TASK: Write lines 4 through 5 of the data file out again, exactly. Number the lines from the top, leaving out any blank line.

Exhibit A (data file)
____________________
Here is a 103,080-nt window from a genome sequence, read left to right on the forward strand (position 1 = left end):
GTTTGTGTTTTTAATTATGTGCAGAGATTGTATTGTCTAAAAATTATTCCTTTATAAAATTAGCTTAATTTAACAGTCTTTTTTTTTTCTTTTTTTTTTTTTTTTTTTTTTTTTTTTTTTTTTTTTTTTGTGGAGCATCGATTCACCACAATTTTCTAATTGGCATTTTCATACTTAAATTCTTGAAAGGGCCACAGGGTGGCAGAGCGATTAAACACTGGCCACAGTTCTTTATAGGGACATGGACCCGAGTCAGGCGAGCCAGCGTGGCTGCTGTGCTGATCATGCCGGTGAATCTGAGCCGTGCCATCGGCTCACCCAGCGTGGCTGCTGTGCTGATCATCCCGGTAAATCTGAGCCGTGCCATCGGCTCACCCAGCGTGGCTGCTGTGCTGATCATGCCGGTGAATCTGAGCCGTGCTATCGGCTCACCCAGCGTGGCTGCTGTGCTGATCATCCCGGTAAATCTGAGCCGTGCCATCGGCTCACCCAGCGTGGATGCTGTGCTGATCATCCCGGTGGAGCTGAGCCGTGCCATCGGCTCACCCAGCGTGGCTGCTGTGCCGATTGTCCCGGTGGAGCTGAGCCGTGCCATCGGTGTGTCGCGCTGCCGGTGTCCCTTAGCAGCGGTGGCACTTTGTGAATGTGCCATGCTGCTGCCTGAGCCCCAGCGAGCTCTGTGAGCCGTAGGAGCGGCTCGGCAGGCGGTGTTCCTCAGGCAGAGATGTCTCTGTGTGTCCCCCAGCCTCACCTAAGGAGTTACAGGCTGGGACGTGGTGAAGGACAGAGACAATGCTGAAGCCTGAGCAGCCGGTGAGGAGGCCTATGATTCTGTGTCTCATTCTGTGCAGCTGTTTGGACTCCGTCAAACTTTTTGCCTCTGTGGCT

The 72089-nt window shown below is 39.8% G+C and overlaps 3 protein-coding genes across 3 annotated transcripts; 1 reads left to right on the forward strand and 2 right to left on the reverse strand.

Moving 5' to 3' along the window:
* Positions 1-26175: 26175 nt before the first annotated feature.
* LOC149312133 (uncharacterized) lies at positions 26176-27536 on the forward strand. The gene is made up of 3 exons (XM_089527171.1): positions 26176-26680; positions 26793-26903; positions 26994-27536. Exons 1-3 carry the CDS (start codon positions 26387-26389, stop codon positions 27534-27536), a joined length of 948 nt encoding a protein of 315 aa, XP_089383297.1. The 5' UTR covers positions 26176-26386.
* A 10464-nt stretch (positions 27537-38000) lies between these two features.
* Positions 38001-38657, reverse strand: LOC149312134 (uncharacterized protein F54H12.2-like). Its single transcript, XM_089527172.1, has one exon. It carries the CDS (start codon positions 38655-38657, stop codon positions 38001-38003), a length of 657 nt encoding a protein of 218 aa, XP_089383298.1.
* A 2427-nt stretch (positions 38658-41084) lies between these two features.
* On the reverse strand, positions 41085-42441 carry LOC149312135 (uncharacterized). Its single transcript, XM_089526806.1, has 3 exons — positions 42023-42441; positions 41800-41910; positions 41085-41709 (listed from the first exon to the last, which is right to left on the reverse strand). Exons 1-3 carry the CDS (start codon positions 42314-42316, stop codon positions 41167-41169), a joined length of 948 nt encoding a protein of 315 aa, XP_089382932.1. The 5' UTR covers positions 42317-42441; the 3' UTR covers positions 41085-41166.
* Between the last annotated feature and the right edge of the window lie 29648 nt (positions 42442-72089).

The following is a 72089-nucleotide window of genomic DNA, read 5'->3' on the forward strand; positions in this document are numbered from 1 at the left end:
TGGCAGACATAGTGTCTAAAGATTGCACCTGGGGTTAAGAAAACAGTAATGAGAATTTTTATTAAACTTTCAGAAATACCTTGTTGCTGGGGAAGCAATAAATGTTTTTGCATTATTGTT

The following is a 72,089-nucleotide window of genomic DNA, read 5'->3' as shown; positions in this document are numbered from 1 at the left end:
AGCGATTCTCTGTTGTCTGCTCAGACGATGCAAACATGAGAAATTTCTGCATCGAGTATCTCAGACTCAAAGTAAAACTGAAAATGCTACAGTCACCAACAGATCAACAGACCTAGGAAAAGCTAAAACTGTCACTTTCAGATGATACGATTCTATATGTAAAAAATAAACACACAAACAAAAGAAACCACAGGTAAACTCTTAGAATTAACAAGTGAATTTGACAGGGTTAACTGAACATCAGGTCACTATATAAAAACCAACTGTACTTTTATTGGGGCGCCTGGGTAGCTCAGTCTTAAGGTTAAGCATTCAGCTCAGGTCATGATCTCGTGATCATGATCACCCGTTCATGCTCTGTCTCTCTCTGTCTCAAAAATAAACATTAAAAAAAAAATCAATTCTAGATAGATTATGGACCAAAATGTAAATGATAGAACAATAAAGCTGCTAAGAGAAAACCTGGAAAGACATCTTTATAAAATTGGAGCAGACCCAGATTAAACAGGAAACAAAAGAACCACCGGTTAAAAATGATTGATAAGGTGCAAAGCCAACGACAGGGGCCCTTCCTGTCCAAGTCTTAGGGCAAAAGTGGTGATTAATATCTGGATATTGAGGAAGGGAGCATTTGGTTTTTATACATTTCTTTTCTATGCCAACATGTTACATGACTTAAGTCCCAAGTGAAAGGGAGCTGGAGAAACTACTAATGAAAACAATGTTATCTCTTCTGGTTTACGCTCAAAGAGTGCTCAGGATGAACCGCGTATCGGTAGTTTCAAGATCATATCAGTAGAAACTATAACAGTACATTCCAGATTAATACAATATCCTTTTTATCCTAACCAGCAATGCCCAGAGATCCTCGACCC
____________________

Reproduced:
Moving 5' to 3' along the window:
* Positions 1-26175: 26175 nt before the first annotated feature.